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When it comes to jargon, the financial world is full of it. We hear terms like short-selling, cryptocurrency, and non fungible tokens, which prompts a Google search to help us decipher what’s going on. But for this commentary, I’d like to explore two “old school” phrases that most of us have accepted at face value without really caring to know why: “bull markets” and “bear markets”.

So what are they (technically)?

Bull markets are sustained periods of several months or years during which a large portion of securities are rising. Conversely, bear markets are sustained periods of price declines, typically accompanied by pessimistic investor sentiment and declining economic prospects.

Where did they come from?

The origins of these two expressions are somewhat shrouded in mystery. In the financial profession, there are several theories for how they came to be.

The first (and weakest) theory posits that the attack movements of these two animals were adopted to describe the movements of financial markets. A bear generally swipes its paws/claws downward, while a bull generally thrusts its horns upward.

A second (popular) explanation involves fur selling. Hundreds of years ago, bearskin middlemen would pre-sell skins they didn’t yet have in stock, but would deliver at a later date. They would speculate on the future price, hoping the price of skins would drop and that they would profit from the spread━the difference between the purchase and sale price. These became known as “bears” and since they hoped the future price of these skins would decline, it became a term used to describe the downturn in the market. It also led to the popular proverb, “Don’t sell the skin ‘til you’ve caught the bear.” Another fun fact: This exact type of speculation fueled the South Sea Bubble in 1720, which is considered the first international stock market crash.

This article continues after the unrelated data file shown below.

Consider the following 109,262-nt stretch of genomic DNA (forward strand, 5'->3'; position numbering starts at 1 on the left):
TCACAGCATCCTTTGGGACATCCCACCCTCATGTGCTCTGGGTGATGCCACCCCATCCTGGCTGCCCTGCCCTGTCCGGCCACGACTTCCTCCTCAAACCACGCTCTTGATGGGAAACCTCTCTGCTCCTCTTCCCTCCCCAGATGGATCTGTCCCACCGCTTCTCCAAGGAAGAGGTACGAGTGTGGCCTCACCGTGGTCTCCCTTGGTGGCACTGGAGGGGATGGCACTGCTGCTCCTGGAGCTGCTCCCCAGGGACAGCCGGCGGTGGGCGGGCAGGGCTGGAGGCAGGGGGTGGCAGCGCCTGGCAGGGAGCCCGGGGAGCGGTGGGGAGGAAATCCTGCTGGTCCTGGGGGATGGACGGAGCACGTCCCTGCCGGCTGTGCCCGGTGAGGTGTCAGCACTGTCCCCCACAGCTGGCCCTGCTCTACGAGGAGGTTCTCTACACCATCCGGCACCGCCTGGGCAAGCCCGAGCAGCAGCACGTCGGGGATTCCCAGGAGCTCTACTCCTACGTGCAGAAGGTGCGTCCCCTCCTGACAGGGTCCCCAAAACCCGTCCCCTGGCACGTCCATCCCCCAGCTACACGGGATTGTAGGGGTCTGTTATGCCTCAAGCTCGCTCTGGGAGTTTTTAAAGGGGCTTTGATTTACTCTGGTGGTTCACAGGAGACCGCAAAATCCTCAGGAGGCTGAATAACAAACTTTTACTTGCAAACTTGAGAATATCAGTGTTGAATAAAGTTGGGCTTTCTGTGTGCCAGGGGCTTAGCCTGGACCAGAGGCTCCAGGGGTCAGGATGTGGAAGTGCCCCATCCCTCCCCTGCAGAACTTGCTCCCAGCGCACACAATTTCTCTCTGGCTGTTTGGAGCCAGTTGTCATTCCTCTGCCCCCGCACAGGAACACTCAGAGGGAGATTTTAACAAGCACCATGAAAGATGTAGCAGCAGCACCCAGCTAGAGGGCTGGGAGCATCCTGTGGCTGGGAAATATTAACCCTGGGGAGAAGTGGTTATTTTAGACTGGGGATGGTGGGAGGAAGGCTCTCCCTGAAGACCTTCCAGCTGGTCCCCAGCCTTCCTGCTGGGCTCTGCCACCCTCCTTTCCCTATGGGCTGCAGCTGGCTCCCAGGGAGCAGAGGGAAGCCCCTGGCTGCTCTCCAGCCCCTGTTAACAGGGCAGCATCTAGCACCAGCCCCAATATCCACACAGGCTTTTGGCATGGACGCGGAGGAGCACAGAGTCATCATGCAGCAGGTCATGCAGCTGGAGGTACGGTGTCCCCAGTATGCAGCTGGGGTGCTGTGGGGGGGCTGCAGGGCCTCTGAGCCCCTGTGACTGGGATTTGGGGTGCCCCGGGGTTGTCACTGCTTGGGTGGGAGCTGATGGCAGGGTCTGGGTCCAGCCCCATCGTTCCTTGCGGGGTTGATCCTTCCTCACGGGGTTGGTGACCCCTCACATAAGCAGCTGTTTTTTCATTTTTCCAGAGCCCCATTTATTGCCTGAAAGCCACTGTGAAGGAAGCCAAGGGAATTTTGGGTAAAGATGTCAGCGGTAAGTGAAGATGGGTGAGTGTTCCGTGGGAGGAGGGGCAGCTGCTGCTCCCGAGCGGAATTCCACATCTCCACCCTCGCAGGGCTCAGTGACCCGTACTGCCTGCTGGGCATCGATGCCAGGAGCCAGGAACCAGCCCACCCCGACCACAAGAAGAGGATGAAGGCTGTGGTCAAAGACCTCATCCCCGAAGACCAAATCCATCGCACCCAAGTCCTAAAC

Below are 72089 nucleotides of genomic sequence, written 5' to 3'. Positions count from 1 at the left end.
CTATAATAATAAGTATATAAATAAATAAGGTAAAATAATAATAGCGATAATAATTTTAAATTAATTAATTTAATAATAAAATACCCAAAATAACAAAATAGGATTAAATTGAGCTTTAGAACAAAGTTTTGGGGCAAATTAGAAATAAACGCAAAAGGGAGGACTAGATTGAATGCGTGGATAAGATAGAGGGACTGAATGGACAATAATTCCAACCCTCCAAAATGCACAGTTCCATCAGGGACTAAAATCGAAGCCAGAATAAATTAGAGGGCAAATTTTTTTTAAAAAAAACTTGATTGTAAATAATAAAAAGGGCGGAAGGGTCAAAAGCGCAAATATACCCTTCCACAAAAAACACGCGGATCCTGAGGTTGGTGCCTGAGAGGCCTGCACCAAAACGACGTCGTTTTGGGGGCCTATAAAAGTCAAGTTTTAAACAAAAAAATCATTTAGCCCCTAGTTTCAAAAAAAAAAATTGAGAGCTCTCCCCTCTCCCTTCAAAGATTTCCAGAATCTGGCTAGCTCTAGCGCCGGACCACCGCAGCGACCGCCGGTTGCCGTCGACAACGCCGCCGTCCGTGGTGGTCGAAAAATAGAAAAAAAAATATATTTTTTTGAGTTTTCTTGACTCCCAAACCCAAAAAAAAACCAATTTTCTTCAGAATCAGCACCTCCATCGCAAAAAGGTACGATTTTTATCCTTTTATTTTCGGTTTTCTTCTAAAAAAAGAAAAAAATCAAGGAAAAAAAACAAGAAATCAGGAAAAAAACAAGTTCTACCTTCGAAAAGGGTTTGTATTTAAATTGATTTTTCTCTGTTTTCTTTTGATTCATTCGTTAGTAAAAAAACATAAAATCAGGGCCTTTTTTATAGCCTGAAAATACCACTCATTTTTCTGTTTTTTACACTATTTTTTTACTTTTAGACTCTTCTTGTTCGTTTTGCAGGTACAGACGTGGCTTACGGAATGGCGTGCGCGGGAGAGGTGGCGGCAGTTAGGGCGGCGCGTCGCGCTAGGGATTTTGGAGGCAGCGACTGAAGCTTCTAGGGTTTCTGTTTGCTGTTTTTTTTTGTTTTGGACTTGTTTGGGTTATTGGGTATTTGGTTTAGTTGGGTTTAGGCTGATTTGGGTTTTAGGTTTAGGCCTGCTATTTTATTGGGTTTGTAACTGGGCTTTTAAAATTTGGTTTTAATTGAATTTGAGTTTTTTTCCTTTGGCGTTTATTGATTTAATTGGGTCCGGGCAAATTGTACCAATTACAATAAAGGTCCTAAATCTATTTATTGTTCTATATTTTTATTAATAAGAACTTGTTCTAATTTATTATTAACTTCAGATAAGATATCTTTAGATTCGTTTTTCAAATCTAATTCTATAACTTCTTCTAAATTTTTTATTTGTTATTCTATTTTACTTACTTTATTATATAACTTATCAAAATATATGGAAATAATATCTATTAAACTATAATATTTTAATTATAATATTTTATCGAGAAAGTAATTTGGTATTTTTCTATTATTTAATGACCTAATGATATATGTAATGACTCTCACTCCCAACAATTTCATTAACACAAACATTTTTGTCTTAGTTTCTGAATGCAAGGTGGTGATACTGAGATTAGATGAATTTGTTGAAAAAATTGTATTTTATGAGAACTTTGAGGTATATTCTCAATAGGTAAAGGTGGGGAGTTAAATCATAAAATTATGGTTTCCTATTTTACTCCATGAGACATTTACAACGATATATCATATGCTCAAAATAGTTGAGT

Another explanation involves the popularity of “bull-and-bear fights” (and bear-baiting) during the 17th and 18th centuries. Arenas filled with spectators would watch a bull or bear (chained in the middle of a ring) be attacked by a pack of dogs. During those days, bulls were considered the opposite of bears. As a result, the pairing of these two animals stuck from a pop culture perspective.

A final (probable) theory is related to the inception of the London Stock Exchange. During its early days, the Exchange used an actual bulletin board on which traders posted offers to buy. When demand was high, the board was full of bulletins, commonly called “bulls” for short; when demand was low, the board was “bare”.

Which is true?

There is no definitive answer or commonly accepted belief and there has been (surprisingly) no academic or historical research to support the veracity of each claim. Like a movie with an ambiguous ending, it’s entirely up to you. At the very least, you can impress your friends and family at the next backyard barbecue.

About the Author

Alex Albert is a Certified Financial Planner for East Greenwich-based Lincoln Capital, a financial planning and wealth management firm. He is a graduate of the University of Rhode Island and earned CFP® certification from Bryant University. 

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